Today, perhaps the biggest head-scratcher in the market is Nano Labs (NASDAQ:NA). This integrated circuit diagnostic chip maker company only debuted earlier this month. However, since going public, NA stock has lost a tremendous amount of value. That is, until today’s more than 50% rise.
This move brings Nano toward the higher end of its trading range over the past few weeks. Of course, the time period following an initial public offering (IPO) can be volatile. However, this sort of volatility is worth parsing out.
Last week, Nano Labs announced that it had received a letter from the Nasdaq claiming the company was not in compliance with its guidelines. Specifically, the exchange is focusing on the fact that Nano did not raise more than $25 million with its IPO. That puts NA stock at risk of delisting as a result.
Let’s dive into what may be driving investor interest in Nano, given these concerns.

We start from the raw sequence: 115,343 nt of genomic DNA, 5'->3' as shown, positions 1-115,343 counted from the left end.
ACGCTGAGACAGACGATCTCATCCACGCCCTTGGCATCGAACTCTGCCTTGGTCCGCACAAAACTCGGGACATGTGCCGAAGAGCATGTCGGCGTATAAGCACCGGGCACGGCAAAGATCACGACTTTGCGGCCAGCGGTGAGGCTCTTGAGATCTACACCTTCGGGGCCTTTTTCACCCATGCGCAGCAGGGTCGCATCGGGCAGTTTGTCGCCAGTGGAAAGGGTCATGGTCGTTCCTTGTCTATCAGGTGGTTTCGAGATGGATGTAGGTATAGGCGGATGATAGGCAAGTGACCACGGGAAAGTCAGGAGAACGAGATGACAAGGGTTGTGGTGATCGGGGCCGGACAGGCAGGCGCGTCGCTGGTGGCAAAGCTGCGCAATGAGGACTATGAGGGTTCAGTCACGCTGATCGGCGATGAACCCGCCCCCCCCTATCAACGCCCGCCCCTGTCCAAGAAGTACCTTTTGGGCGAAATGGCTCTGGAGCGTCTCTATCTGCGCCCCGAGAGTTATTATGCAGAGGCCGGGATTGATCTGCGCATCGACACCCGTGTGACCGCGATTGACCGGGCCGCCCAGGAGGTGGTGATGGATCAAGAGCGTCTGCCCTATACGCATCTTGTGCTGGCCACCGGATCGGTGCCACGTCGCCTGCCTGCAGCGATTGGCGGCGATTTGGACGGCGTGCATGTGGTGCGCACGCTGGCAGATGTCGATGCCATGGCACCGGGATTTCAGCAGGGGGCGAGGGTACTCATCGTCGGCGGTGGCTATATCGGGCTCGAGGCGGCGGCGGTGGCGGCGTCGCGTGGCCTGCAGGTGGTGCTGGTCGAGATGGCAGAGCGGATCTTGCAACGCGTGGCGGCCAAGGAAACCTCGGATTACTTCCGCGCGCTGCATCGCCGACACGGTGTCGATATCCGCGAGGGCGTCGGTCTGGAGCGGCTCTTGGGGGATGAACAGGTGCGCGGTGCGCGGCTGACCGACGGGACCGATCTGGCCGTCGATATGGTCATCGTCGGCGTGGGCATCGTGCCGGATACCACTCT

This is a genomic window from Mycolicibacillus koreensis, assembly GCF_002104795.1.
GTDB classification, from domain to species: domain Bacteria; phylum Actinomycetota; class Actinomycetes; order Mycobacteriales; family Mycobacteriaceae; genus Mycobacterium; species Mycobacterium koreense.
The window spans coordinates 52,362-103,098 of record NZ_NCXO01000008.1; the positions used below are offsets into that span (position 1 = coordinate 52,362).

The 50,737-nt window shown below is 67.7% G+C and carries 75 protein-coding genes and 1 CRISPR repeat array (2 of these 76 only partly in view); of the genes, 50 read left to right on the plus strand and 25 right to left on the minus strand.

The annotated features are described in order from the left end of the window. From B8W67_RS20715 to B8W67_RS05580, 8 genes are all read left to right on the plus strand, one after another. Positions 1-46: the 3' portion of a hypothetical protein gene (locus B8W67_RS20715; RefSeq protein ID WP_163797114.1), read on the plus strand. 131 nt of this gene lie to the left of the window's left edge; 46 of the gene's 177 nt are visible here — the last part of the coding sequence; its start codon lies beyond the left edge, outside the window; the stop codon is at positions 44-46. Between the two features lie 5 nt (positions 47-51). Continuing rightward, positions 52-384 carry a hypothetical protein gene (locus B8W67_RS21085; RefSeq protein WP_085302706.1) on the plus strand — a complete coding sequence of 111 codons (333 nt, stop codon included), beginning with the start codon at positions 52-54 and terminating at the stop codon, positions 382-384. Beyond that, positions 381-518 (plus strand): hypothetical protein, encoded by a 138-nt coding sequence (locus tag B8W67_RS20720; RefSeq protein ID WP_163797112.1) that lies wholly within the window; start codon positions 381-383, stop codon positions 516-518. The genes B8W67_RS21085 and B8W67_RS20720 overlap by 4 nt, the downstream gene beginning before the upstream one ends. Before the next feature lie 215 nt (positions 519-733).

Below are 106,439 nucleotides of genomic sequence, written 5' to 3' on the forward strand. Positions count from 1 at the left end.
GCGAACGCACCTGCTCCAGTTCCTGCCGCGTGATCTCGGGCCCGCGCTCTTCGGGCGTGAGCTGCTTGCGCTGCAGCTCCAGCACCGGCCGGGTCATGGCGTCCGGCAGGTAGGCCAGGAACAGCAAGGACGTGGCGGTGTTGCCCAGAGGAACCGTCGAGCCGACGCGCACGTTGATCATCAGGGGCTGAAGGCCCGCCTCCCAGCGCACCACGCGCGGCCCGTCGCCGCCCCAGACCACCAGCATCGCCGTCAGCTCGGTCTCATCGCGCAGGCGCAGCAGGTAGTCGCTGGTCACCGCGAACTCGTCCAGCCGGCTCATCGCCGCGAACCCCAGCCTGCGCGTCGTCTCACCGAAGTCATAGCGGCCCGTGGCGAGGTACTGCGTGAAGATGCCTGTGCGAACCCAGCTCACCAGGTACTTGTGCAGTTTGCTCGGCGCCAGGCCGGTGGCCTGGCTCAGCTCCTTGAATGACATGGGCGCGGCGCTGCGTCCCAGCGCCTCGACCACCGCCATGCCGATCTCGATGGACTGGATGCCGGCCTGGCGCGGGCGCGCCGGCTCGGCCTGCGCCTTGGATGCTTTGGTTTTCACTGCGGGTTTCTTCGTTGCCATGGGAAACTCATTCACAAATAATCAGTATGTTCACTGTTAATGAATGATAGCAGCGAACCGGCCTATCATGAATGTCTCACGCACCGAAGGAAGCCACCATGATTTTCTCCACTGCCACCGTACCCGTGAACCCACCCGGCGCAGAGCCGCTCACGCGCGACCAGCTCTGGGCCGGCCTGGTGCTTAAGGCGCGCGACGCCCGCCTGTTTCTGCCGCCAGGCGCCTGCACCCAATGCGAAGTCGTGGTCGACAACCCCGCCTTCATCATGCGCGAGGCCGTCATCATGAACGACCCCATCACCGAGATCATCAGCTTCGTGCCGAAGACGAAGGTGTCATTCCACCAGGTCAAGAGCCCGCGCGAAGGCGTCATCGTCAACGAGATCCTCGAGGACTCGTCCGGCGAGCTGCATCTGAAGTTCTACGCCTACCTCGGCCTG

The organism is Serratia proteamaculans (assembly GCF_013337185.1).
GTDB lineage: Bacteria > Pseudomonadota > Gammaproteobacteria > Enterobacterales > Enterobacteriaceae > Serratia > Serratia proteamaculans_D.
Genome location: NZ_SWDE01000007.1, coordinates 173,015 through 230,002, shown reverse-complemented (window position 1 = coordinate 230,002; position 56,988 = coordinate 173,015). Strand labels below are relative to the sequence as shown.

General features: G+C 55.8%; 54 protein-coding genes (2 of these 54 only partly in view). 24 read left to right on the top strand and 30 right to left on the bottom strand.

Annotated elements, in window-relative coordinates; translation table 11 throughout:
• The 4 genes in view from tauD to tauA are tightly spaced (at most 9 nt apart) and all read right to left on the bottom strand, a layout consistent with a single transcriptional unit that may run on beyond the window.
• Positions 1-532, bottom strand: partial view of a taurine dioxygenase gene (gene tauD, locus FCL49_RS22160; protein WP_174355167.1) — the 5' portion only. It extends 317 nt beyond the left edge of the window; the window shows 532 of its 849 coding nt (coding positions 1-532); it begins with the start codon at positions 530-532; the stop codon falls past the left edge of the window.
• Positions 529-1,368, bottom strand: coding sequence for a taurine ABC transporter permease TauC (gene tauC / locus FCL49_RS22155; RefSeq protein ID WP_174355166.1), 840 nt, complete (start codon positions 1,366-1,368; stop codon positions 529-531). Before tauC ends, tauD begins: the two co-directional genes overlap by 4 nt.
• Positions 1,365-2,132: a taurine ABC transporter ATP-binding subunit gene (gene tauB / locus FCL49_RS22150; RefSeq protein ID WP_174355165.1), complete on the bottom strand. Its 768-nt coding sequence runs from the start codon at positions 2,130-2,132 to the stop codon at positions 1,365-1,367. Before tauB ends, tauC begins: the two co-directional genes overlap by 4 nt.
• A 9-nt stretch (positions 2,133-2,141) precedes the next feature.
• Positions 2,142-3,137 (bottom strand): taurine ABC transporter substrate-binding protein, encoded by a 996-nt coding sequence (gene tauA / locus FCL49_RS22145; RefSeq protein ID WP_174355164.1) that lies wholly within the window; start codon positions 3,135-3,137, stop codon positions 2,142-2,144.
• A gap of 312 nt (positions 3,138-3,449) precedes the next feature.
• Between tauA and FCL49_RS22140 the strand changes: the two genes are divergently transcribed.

Why Is NA Stock Pumping Today?
Interestingly enough, most other chip stocks are down today. So, there’s really no macro factor that investors can point to for today’s rise. Rather, it appears that some investors may be considering the fact NA stock could be taken private in short order.
Private valuations have also taken a hit of late. However, should another competitor come with an offer, there may be potential for a near-term bounce.
There are various reasons why speculators could view a potential delisting as a good thing. In some offerings, investors in a failed IPO can receive their original investment back. Accordingly, perhaps there’s an angle to be played here with respect to short-term arbitrage.
That said, like other smaller-cap stocks in this sector, there’s higher risk with investing in such a stock — particularly on a notice of potential delisting.
On the date of publication, Chris MacDonald did not hold (either directly or indirectly) any positions in the securities mentioned in this article. The opinions expressed in this article are those of the writer, subject to the InvestorPlace.com Publishing Guidelines.